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Down a Dark Hall


Kit feels the power of evil everywhere. Her days at Blackwood, an exclusive boarding school are lived in dread, the nights hold no solace. Can the ... Show synopsis

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Reviews of Down a Dark Hall

Overall customer rating: 5.000

I read this in 7th grade and NEVER forgot it

by girlxfawkes on Oct 28, 2007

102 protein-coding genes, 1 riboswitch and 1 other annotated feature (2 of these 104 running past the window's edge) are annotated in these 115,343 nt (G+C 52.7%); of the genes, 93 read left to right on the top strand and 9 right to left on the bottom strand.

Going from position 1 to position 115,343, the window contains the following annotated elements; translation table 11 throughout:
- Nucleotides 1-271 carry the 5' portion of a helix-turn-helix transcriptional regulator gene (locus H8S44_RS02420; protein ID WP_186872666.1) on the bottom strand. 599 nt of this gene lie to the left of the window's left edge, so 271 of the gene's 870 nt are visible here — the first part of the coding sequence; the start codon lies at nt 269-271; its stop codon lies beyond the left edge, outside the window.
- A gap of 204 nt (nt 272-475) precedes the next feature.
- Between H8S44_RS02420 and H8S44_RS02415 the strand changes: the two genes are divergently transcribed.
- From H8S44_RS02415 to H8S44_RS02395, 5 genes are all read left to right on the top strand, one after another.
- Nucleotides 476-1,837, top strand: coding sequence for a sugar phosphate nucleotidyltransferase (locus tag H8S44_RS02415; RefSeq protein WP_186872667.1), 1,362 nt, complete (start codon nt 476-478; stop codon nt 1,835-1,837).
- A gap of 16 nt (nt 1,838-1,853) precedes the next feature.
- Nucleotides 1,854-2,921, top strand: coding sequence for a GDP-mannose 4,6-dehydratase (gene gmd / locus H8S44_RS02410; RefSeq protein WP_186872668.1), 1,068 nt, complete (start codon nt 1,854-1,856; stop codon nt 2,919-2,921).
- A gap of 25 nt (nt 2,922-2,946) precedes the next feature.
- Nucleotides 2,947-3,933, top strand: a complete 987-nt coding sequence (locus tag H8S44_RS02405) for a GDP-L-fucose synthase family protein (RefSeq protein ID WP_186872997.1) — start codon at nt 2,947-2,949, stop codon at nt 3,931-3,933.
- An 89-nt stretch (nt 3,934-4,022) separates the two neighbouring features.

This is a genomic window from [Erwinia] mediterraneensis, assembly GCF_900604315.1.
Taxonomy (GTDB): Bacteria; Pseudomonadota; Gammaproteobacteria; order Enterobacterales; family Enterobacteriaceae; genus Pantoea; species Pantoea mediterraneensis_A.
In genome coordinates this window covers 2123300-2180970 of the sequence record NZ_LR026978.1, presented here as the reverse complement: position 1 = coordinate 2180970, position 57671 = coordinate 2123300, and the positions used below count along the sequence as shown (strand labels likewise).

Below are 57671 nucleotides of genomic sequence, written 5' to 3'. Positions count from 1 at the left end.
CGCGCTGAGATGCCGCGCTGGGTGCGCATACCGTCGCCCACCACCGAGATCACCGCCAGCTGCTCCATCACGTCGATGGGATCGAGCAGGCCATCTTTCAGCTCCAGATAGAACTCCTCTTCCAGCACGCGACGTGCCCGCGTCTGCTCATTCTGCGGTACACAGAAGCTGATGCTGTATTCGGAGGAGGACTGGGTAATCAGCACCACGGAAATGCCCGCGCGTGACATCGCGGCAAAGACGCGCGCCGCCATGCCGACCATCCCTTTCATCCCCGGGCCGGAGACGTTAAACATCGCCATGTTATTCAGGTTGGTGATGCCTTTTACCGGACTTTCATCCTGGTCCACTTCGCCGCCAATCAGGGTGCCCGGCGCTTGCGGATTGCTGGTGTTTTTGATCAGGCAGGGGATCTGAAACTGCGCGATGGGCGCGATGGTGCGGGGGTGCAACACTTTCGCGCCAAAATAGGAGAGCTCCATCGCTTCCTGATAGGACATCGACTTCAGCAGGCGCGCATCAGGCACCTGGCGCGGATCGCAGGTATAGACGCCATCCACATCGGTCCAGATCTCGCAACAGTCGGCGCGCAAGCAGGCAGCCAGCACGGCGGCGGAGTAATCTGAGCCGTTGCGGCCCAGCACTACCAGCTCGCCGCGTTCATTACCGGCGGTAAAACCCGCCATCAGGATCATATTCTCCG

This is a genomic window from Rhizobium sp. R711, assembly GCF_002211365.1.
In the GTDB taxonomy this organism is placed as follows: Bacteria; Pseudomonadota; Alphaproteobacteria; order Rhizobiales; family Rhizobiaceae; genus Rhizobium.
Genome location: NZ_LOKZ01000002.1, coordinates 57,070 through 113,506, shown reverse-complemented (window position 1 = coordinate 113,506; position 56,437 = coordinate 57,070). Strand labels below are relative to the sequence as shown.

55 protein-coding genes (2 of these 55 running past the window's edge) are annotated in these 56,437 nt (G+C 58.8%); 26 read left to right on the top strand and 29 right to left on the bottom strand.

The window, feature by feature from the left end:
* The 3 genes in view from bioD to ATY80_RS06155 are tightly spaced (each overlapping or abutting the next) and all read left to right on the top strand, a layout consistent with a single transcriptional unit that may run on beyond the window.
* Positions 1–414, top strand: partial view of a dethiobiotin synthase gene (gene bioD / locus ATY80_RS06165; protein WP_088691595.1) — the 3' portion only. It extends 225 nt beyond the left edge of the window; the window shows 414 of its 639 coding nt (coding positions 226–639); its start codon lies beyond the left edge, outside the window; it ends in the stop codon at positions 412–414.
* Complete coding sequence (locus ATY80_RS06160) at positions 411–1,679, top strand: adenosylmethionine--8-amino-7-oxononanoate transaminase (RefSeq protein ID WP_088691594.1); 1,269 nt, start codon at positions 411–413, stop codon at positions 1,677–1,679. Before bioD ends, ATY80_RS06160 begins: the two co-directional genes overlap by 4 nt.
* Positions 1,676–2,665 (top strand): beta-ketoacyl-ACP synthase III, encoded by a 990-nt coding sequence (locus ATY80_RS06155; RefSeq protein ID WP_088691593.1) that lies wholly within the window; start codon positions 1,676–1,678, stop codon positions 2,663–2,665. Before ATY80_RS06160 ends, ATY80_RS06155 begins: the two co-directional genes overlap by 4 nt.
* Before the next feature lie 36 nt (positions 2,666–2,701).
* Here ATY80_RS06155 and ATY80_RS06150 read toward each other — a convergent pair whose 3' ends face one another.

Let me tell you about a fantastic writer you?re probably not reading. If you?re a librarian or a high school teacher, then I know you?re familiar with her. She?s been nominated for hundreds of awards for Young Adult fiction, including the Margaret A. Edwards Award for a Distinguished Body of Work for Young Adults, from the American Library Association and the School Library Journal. Unfortunately, those accolades are not something most of us hear about. The books that get the big press are often those adapted for TV or film. As many parents, grandparents, teachers and teens themselves will tell you, Young Adult fiction has lately become an exciting and bewildering mix of Manga, dragons, young wizards, unfortunate orphans and catchy series. All the while, Lois Duncan keeps publishing great stories. They?re not as flashy as Eragon or Harry Potter, but they often incorporate the supernatural. Duncan?s writing has a lot more substance than the Goosebumps or Animorphs series, but her books will more than meet the quota for chills or thrills. Many kids who like to read end up with a reading level that is several school-grade levels above their age experience or emotional development, and are left with few books that will really satisfy them. My dad frowned as I began taking Mom?s Stephen King books off the shelf in third grade. Then, the summer I turned eleven, I was lucky to discover an entire shelf of Lois Duncan books at the Green Free Library. I?m sure my parents were relieved. Since the 1970?s, Lois Duncan has been turning out thrillers that fit the bill for younger readers craving suspense, a little spookiness, and sympathetic characters. Every few years, the publishers change the covers, giving them something more stylish to wear so they can catch the eye of the latest generation of teens. But I?d recommend Duncan to any mystery fan, no matter how many years-young. Her books accomplish what so many other books of the same genre only promise. Look on the covers of any contemporary thriller or mystery and you?ll find critics raving about ?taut prose? with ?engaging, plausible characters? and a ?fast-paced, page-turning plot?. Duncan delivers all this and more. There?s no need to figure out which one to read first, and there?s not much difficulty figuring out if you?ve already read it, which happens to most of us with our favorite mystery authors. Duncan?s books are not part of a series, nor are they formulaic. If you need a place to start, my personal favorites are ?Down a Dark Hall? and ?The Third Eye?. Both of these stories have a high school girl as their central character, and both of these girls have a psychic ability that neither realized she had. In ?The Third Eye?, Karen decides to help local police find kidnapped children and finds herself quickly ensnared in dangerous case involving ?serial? kidnappers who strike nursery schools. The chapters reveal one surprise after another about Karen?s family, her current boyfriend and her future. ?Down A Dark Hall?, on the other hand, does not appear to have anything supernatural about it ? at first. Kit has been selected to be one of only four students at a private boarding school whose atmosphere is creepier than she?d like, but otherwise seems fairly normal. The reason she and the other girls are selected, though, is anything but educational. This story, too, eventually reveals things to Kit, not just about the school and the few other people there, but also about memories she couldn?t quite figure out. Picking up one of these books the other day, I thought I?d glance over it and ended up re-reading the whole thing. People who love to read often joke that once they start a book, the rest of the world goes away ? or they wish it would. With Duncan?s stories, that?s not an idle joke or wish: it?s a guarantee.

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